(Dev Tales is part of a Heart Internet blog series showing that web developers are humans too. Any resemblance to any duck themed imagery, fictional or non-fictional, is pure coincidence. Honest guv.
As a developer who was promoted from the Heart Internet support team, I still maintain a social relationship with many of the people I used to work with, and as time goes on I realise that they have absolutely no idea what we do beyond “making the website”. This episode of Dev Tales gives you an insight into my typical day as a developer, and hopefully give you an idea of the magic that we perform.
The first priority of the day is to prepare for the current release, which can at times be terrifying. Just imagine that you’ve spent an entire week working on a particularly complex piece of code that you are 100% happy will work in the live environment. Then the dreaded message from the QA team comes in and it’s almost always one of two things:
- It doesn’t work at all.
- It doesn’t work if I click this, enter this, move that, stand on my head, whistle three times, spin around and then try to do it in Firefox.
As a developer it’s hard for me to pick which of these situations is more frightening – the former usually means I’ve forgotten to do something really basic and it is easy to resolve in nine out of ten cases, while the latter becomes a nightmare to track down, a nightmare to debug and usually means I’ve forgotten to do something really basic and it is easy to resolve.
All jokes aside, I have a massive amount of respect for QA Engineers. To understand what they do in a nutshell, I present to you a tweet I saw recently from Bill Sempf:
QA Engineer walks into a bar. Orders a beer. Orders 0 beers. Orders 999999999 beers. Orders a lizard. Orders -1 beers. Orders a sfdeljknesv.
— Bill Sempf (@sempf) September 23, 2014
Without the input of our QA team, I dread to think how many mistakes would be live due to us not immediately considering an esoteric niche edge case we wouldn’t come across naturally in our own testing. They do a fantastic job of keeping us in line and making sure our sites are running the best that they can.
We recently as a company adopted the Scrum methodology of Agile development, therefore the next order of business is the ‘Daily Stand Up’. In simple terms, this is a meeting we have every day to review the previous day’s work, decide what we’re doing today and discuss any problems or ‘blockers’ we are experiencing. The Scrum methodology fosters better communication between a team and breaking down larger tasks into smaller ‘stories’ that describe the outcome rather than the nitty gritty details of the implementation. Even if you or your company have no plan to adopt an Agile methodology, it is worth researching for your own use as it can help you anyway by learning the abstract concepts that go into organising a project.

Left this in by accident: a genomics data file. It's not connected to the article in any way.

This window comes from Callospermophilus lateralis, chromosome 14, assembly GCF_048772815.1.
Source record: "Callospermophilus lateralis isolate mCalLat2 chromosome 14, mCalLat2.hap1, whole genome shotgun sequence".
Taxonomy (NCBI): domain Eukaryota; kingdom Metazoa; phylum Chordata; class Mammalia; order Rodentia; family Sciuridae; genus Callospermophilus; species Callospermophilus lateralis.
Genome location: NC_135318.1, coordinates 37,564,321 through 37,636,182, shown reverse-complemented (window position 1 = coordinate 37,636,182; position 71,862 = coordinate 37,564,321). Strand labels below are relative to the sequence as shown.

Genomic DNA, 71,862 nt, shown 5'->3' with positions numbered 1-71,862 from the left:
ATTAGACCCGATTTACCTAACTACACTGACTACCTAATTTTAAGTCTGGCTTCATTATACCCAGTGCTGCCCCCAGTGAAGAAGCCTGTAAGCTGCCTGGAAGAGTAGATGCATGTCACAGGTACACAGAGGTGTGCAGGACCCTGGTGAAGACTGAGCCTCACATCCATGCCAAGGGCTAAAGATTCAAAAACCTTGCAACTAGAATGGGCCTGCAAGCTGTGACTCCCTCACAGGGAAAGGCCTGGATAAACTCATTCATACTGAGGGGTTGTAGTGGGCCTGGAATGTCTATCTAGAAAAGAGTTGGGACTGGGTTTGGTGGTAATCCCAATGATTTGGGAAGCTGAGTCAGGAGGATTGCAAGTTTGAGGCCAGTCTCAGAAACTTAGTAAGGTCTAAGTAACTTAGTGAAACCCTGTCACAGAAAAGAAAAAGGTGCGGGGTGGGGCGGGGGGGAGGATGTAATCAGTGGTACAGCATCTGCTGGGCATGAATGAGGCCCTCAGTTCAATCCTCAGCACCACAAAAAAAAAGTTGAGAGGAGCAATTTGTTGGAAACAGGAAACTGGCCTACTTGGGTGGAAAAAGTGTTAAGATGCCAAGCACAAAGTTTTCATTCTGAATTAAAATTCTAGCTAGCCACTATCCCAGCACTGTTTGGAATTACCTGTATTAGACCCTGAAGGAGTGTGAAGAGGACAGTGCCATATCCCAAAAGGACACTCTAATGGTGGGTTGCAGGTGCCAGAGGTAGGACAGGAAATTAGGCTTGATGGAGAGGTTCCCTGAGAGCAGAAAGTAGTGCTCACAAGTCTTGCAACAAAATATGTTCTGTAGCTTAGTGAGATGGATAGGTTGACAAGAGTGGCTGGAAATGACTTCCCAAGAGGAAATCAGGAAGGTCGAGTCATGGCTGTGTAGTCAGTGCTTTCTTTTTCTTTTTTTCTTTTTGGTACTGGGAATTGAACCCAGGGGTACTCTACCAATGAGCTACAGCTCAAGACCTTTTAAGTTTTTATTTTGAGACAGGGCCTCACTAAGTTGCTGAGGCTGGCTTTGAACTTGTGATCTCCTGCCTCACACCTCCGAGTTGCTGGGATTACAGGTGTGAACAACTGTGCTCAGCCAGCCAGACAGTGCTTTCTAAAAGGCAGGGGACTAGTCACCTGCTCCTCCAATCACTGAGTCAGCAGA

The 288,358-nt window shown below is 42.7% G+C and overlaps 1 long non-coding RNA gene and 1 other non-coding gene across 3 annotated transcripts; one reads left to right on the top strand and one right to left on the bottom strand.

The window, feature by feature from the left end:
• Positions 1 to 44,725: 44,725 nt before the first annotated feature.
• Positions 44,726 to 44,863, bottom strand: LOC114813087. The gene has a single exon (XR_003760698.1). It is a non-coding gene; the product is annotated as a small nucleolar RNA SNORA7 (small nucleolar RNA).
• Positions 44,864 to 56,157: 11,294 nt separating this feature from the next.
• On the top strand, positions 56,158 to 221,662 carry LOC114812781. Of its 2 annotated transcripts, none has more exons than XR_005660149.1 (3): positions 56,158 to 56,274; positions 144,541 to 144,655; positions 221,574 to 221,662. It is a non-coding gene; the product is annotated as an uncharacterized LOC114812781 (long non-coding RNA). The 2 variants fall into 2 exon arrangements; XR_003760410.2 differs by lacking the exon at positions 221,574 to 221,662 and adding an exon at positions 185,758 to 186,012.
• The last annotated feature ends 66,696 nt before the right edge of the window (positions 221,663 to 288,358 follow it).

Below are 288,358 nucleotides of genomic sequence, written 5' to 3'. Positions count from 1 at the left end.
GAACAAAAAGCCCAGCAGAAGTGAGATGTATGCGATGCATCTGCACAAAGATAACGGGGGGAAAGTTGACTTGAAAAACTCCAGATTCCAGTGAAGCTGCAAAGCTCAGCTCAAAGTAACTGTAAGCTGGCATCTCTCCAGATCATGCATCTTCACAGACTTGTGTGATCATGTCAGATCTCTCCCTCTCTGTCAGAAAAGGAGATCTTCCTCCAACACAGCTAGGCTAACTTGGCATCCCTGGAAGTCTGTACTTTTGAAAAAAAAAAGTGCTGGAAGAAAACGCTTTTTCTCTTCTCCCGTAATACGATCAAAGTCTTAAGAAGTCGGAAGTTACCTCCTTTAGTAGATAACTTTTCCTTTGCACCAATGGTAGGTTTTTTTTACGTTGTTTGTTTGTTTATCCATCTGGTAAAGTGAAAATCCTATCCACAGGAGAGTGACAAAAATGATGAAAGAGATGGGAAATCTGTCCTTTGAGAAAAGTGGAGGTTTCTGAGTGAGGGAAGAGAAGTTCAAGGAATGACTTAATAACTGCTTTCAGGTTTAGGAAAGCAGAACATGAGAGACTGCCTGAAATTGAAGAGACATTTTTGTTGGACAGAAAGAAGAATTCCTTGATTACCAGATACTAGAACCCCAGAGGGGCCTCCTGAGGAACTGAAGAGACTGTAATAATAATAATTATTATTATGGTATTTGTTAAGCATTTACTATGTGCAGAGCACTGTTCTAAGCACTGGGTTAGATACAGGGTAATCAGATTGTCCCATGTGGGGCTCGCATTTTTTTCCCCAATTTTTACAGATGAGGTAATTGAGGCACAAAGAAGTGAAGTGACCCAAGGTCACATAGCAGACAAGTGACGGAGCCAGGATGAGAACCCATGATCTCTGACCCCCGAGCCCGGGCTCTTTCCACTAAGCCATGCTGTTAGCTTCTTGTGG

Once the morning meeting is over, the day becomes completely free-form. Usually this will involve working on the latest major project but can also be one off changes, marketing campaigns or behind the scenes improvements for performance or generally making our own lives easier.
Making a project happen is far more work than it may seem. Many people think we write some code and it works. If only! The majority of projects require:
- Writing automated tests to make sure the code itself works as expected.
- Manual Testing and pretending to be a user to make sure the experience is as expected.
- Reviewing other developer’s code, especially on security sensitive projects to make sure the code is safe and durable.
- Talking to and assisting the back end developers to make sure the communication between the website and the back end is flawless.
- Communicating with the design and marketing team to implement SEO techniques.
The key to fitting all that into a single day is very good time management – a skill that I have improved considerably in the last six months. The biggest help in my experience has been breaking down projects into small digestible chunks and documenting the progress made. A great (and more importantly free!) tool for organising your thoughts and time is Trello. As an example, you can break down projects into “boards” and then create various lists of tasks that you can move in to a “complete” list once they’re done. Having a visual representation of work done versus work still to do can make estimating and completing a whole lot easier to do.
The moral of the story boils down to not biting off more than you can chew, have a plan and then stick to it. Learning to cope with unexpected interruptions is the key to delivering on time, and it is a hard skill to get to grips with. My personal method is by introducing a small amount of slack on to any project that I estimate, allowing me to use that time for the emergency “oh my god the world is falling apart!” bugs. There is no “one true way” to accomplish good time management but good practice and the right tools will make it a whole lot easier.